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Pros
and Cons of Federalism

            State and federal governments share power in a federalist
partnership.  “E Pluribus Unum: out of
many states, one nation (Federalist).”   In 1783, once the war had ended, soldiers came
home with debt they were unable to pay due to the state governments unable to
come to an agreement on how to pay them (Federalist).  At this point, state governments were weak,
and the national government was even weaker. 
The solution to this problem was federalism.  The proposal of federalism meant state and federal
government would share power, thus making both sides of the government significantly
stronger. 

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            Federalism was adopted to overall strengthen the government.  A federalist government is built on a system
of checks and balances.  The Executive
branch, the Judicial Branch, and the Legislative Branch are put into place to challenge
each other if the need should arise (12 Pros and Cons).  This system of checks and balances assures no
one branch is all ruling.  A federalist government
also includes people at the state level, which helps them to be involved in the
decision making process (12 Pros and Cons). 
The sheer size of the United States of America would make it incredibly
difficult to get citizen participation if the state government were not
permitted to make any decisions.  The
local citizens would feel as if their opinion did not matter, thus would keep
them from voicing their opinion. 

            Federalism is not a perfect form of government, but it
has strengthened government as a whole, but still has its downfalls.  Medicinal Marijuana is a hot topic when
speaking about the differences between state and federal law.  The Marijuana law of 1937 was passed to
discourage the use of marijuana in any form. 
The government saw the law as a way to control the Mexican Immigrants
after the Spanish American War.  Later,
the law was deemed unconstitutional and the Controlled Substance Act was created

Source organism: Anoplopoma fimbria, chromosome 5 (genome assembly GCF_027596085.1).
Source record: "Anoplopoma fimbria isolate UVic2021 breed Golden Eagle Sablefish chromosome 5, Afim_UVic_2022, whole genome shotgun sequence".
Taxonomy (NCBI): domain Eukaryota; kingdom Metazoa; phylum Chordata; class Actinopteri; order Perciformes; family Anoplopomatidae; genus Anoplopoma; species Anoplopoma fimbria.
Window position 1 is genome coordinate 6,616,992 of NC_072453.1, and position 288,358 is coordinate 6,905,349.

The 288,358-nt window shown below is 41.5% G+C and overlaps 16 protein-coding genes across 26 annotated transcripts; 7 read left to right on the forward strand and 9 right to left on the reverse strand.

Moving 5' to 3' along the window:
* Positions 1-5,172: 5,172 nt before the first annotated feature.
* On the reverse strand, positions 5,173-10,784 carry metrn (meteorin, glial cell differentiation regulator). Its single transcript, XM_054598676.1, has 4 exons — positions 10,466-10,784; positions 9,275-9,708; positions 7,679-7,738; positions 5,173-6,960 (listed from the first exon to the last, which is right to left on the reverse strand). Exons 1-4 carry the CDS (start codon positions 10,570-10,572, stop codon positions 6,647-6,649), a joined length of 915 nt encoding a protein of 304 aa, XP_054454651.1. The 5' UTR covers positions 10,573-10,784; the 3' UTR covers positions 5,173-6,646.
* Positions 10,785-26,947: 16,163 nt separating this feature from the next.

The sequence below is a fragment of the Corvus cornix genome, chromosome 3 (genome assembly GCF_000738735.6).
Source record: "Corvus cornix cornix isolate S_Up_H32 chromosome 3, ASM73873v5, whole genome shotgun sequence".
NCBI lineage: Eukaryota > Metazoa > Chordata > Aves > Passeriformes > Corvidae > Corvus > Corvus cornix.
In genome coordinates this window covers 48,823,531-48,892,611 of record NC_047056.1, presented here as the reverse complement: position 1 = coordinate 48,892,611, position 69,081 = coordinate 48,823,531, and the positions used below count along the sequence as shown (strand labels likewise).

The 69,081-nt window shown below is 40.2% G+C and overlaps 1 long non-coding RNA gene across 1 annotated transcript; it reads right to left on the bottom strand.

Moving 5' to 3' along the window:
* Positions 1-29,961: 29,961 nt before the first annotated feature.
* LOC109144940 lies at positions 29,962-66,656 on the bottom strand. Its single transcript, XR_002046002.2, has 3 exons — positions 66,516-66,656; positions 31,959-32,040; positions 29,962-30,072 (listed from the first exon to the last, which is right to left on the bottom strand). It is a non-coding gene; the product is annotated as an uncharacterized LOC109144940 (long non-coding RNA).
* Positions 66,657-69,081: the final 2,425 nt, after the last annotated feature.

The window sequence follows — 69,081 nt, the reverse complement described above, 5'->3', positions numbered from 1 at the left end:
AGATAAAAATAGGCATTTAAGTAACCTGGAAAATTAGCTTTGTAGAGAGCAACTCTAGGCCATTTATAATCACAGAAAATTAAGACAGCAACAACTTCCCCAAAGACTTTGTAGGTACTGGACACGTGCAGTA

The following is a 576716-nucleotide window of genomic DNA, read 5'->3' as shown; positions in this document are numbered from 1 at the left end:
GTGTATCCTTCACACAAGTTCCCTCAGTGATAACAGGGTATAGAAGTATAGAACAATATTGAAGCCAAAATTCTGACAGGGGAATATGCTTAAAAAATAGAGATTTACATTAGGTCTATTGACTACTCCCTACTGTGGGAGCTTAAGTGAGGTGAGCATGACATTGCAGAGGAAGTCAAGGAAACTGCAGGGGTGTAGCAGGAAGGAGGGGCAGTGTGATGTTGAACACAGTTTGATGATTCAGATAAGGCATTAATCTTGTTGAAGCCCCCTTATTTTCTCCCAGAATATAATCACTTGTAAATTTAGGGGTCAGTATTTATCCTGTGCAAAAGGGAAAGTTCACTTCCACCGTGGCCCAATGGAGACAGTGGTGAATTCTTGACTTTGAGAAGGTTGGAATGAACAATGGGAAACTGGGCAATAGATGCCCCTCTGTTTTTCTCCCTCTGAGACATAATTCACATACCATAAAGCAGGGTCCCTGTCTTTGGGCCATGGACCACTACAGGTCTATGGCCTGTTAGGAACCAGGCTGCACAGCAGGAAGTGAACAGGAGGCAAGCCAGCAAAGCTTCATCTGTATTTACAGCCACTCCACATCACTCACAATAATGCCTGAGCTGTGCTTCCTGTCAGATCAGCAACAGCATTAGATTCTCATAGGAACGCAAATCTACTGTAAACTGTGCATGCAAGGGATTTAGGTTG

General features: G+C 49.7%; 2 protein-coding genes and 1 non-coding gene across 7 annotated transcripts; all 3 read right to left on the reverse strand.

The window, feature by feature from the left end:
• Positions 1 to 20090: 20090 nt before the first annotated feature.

(How Did Marijuana Become Illegal in the First Place).  This act labeled marijuana as a schedule I
drug that has no medicinal benefit.  For
this reason, the federal government has strict laws prohibiting its use, which
in turn prohibits the research of the drug. 
Colorado was the first state to legalize marijuana for medical and
recreational use; however, it is still illegal under federal law (Federal
Marijuana Law).  The Federal Government
has placed guidelines in effect that outline possession marijuana for certain purposes
is not a priority of law enforcement, however, it does not change the fact that
it is legal in Colorado, and still illegal under federal law (Working to Reform
Marijuana Laws).  Colorado has placed a hefty
tax on the drug and has eliminated their state debt.  The federal government would likely be able
to lessen the deficit if they would consider following suit. 

 

 

 

 

 

 

 

 

Works
Cited

12 Federalism Pros and
Cons. (2017, August 15). Retrieved December 30, 2017, from      https://vittana.org/12-federalism-pros-and-cons

Federal Marijuana Law.
(n.d.). Retrieved December 30, 2017, from             http://www.safeaccessnow.org/federal_marijuana_law

Federalism. (n.d.).
Retrieved December 30, 2017, from http://www.pbs.org/tpt/constitution-usa-   peter-sagal/federalism/#.WkghU9-nGUk

Working to Reform
Marijuana Laws. (n.d.). Retrieved December 30, 2017, from             http://norml.org/component/zoo/category/recent-research-on-medical-marijuana

 

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